Within a day of the illegal straw purchase of a .40-caliber semiautomatic Glock pistol from a Chesterfield County gun store, the gun was used in a house party shootout in Richmond in which an estimated 20 shots were fired — among them several from the Glock.
Then a day later, on Nov. 1, 2018, the same gun was used to shoot into an occupied dwelling in Washington, D.C., authorities said.
As it turned out, a Chesterfield man allegedly purchased the Glock for a high-ranking member of the Red Lyfe Blood gang in Richmond. The firearm eventually was recovered on March 2, 2019, when it was found under a parked car after officers approached a group of suspected gang members.
The Oct. 30, 2018, straw purchase — a transaction where one person illegally purchases a gun for someone else, often a convicted felon — is one local example of an ongoing, sometimes deadly problem that the U.S. Department of Justice is focusing on this week through a campaign known as “Don’t Lie for the Other Guy.” The nation’s gun industry is a close partner.
“Don’t lie for the other guy means it doesn’t matter who you ask to purchase a firearm for them — even if it’s a friend or family member, or for whatever reason they give you for needing a weapon,” said Christopher Amon, assistant special agent in charge of the ATF’s Washington Field Division, who cited the Richmond-area straw purchase as a case in point. “Aside from a narrow gift exception, there’s never an instance or situation in which you can legally purchase a firearm for someone else.”
On Tuesday, Amon joined Zachary Terwilliger, U.S. Attorney for the Eastern District of Virginia, and Lawrence Keane, senior vice president and general counsel for the National Shooting Sports Foundation — the trade association for the firearm industry — to announce the collaborative effort to help stem the straw purchasing of firearms.
They made their remarks outside the Colonial Shooting Academy on West Broad Street in Henrico County, to further illustrate how federally licensed firearms dealers in the Richmond region and across the nation are assisting federal authorities in the initiative.
“Today is proof positive of what happens when you have public-private partnerships,” Terwilliger said. “Here we are at federally firearms licensee, along with the ATF and the National Shooting Sports Foundation, and the prosecutors.”
Terwilliger noted that he’s been a sportsman all his life and “extremely pro-Second Amendment,” but he’s also the chief federal law enforcement officer for the Eastern District of Virginia. “Those things are not at odds here,” he said. “What we’re talking about is enforcing the laws that are on the books — frankly to ensure that we have a robust Second Amendment.”
Terwilliger said he was pleasantly surprised when he recently purchased for his personal use a .22-caliber target rifle from a northern Virginia gun store, and up popped an electronic message from the NSSF. “It was a warning,” he said. “It said, don’t lie for the other guy and this is what straw purchasing is. And if you’re buying this — even innocently on behalf of someone else — that’s a crime and you can’t do it.”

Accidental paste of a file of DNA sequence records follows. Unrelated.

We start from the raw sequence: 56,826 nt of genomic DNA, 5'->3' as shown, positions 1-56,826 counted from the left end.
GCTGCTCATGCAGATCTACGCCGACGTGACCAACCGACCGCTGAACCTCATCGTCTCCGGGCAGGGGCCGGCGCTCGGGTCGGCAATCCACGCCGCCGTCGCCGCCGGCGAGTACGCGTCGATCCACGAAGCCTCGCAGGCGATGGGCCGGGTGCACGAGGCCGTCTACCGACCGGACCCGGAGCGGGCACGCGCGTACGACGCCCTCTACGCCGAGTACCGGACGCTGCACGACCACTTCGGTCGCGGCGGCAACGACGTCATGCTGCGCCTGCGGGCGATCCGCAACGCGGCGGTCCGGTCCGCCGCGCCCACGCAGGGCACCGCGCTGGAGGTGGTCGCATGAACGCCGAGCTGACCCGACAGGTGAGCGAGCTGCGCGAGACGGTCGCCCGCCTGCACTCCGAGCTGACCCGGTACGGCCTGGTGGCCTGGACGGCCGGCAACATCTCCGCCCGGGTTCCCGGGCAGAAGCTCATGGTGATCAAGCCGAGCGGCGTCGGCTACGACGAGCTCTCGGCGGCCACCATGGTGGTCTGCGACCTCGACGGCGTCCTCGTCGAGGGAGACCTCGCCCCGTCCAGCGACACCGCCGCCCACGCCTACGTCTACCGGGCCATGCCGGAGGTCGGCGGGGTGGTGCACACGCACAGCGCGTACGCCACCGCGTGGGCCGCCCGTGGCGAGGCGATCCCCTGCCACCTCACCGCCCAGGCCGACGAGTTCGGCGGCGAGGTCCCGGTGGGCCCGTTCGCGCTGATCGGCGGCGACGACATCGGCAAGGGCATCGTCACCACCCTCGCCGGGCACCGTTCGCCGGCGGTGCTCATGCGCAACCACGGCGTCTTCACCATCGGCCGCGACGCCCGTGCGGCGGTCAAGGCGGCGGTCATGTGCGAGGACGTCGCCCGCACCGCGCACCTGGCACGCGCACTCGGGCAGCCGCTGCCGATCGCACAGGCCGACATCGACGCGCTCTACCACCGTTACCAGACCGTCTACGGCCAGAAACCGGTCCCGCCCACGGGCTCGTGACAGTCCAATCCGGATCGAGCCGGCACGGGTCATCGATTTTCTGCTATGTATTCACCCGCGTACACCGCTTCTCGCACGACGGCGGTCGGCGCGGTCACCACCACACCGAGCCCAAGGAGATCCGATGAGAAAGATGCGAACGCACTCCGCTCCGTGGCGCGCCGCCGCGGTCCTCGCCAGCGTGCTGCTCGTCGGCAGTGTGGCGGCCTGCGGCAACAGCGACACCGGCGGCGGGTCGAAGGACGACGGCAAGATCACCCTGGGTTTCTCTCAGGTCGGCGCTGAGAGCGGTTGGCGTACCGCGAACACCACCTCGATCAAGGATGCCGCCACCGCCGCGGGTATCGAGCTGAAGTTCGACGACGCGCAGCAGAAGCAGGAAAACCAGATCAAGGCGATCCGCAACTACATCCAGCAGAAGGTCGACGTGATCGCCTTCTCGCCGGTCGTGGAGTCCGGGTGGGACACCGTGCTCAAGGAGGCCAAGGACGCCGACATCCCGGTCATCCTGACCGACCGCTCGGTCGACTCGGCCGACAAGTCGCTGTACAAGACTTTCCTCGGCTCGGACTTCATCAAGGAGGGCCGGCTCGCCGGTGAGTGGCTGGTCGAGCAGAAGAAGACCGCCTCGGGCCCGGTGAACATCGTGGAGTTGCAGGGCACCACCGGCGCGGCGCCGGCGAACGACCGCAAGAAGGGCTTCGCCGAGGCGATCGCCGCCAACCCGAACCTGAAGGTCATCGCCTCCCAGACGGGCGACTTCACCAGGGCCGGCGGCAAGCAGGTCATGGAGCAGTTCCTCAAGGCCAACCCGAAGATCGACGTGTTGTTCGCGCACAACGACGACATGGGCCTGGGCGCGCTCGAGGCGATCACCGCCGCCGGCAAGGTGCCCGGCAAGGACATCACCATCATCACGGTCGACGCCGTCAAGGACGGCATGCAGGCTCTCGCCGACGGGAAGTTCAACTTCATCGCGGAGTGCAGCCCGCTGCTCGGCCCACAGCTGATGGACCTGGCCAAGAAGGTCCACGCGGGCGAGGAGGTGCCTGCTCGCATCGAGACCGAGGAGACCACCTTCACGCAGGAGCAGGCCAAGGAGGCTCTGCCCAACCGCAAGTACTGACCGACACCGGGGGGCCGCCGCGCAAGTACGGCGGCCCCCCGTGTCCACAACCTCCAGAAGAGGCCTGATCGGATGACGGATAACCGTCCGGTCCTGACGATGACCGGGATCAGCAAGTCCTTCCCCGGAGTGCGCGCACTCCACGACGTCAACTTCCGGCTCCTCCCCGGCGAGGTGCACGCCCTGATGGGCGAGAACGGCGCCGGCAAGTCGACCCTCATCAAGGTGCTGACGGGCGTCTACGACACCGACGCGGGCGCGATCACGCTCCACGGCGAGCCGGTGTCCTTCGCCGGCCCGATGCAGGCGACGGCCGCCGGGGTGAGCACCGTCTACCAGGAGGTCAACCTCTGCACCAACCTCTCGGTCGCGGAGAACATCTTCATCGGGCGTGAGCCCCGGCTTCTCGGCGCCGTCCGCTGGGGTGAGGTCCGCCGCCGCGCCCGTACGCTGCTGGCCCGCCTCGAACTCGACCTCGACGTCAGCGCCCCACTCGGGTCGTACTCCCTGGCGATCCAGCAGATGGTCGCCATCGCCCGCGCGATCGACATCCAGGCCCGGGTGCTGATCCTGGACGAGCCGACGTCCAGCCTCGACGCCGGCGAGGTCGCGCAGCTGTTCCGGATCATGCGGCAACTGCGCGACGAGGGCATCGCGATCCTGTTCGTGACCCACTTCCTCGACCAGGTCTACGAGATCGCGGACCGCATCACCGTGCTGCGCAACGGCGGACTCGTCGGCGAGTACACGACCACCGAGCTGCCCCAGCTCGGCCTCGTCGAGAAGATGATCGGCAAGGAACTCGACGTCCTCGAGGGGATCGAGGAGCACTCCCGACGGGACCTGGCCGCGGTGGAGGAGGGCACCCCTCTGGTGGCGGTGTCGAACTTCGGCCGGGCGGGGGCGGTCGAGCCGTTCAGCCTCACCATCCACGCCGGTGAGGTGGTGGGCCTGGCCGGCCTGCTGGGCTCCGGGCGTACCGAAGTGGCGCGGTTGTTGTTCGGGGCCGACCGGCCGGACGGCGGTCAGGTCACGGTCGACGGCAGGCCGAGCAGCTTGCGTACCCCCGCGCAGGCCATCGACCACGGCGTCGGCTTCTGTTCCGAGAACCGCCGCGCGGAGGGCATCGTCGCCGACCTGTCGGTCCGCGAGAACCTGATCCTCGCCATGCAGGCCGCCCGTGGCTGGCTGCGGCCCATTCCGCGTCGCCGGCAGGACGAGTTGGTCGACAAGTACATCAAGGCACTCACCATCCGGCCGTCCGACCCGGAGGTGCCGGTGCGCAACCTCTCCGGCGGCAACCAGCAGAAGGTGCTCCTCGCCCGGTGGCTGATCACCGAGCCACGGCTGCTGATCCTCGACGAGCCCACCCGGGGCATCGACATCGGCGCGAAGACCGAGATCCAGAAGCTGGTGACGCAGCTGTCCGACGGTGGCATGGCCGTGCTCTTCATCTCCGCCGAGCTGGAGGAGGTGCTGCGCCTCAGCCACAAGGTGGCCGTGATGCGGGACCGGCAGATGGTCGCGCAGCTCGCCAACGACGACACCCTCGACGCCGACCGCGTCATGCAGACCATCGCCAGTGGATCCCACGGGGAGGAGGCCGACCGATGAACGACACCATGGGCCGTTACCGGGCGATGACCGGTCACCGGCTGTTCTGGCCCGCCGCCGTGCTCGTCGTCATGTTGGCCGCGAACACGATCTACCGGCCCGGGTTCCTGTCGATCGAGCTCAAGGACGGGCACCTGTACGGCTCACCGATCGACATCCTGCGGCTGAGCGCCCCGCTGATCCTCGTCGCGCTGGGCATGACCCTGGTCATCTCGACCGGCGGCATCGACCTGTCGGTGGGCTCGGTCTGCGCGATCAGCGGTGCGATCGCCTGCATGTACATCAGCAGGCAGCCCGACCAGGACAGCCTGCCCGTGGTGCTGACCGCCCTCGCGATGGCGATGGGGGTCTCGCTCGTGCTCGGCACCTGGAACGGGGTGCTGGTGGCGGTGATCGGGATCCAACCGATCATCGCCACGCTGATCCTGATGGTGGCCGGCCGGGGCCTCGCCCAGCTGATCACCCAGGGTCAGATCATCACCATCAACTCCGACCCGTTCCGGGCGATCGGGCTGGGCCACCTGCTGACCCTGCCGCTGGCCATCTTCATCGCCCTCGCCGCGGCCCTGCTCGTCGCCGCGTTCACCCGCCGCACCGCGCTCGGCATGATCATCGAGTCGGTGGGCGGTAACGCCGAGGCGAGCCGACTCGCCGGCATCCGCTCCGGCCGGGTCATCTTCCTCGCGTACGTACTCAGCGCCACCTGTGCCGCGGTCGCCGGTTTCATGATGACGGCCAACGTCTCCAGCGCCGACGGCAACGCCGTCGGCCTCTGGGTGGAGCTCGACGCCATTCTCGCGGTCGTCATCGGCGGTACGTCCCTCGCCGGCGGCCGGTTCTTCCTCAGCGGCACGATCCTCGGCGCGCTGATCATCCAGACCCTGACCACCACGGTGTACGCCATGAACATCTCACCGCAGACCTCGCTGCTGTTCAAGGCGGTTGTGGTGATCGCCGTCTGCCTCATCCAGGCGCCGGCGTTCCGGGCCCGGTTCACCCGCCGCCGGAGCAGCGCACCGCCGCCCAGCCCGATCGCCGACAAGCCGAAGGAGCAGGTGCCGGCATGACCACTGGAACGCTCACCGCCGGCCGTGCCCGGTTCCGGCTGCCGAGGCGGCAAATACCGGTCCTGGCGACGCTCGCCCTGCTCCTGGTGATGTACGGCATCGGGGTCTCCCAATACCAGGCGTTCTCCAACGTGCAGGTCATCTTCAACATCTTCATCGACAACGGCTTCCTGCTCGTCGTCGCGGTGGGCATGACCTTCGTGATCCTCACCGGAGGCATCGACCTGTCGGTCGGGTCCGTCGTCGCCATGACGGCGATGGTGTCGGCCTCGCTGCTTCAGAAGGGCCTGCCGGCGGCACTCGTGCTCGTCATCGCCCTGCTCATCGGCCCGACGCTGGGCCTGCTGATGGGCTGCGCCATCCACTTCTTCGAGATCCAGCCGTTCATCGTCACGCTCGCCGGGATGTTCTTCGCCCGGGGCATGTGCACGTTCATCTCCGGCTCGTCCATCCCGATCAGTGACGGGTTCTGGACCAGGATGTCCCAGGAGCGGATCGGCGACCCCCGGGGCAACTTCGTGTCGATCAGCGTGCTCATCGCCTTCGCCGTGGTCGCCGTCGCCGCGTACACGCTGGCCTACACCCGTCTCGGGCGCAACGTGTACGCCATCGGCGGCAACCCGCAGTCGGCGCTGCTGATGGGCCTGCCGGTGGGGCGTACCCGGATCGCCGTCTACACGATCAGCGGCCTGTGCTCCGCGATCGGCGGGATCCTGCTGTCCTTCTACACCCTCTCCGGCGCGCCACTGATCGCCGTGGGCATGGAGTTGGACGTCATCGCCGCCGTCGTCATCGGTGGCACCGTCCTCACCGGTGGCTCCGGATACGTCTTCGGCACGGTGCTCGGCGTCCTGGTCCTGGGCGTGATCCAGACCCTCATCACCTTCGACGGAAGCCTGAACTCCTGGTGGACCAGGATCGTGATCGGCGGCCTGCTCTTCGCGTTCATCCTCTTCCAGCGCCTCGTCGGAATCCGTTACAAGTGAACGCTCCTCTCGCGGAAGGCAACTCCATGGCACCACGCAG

“As you’ve heard ad nauseam, many straw purchase firearms wind up in the hands of criminals,” he added. “We’ve seen that in Northern Virginia where firearms are making their way through Virginia across the river into D.C. and being used in many crimes. We see that in robberies, drive-by shootings and assaults on law enforcement.”
Amon, the ATF official, said in one case the agency used its firearm tracing system and ballistic identification network to link 31 illegally purchased firearms to more than 70 shootings in the Washington D.C. and Virginia areas.
“Now while guns that are illegally purchased in the Richmond area may travel elsewhere, the straw purchasing of weapons for the purposes of criminal activity remains largely a local concern,” Amon said. “In and around Richmond, illegally purchased firearms recovered by law enforcement have been connected to numerous violent crimes.”
Straw purchasing circumvents the criminal background check and record-keeping requirements of federal law, Amon said, and “distances the receiver of the firearm from the documentation of the purchase.”
There’s a heavy price to be paid by those who get caught: Up to 10 years in prison and a $250,000 fine. That’s what two Richmond-area men potentially face after being indicted last month in the October 2018 straw purchase of three guns from the Chesterfield store.
Keane, of the NSSF, said 3.2 million “media impressions” will be disseminated in coming weeks in the Richmond market through outdoor advertising, radio and television to publicize the “Don’t Lie for the Other Guy” campaign.
“The other part is to assist ATF in educating and training retailers on how to be able to identify and prevent illegal straw purchases,” he said. “The firearm industry is proud of its longstanding cooperative relationship with law enforcement, in particularly the ATF.”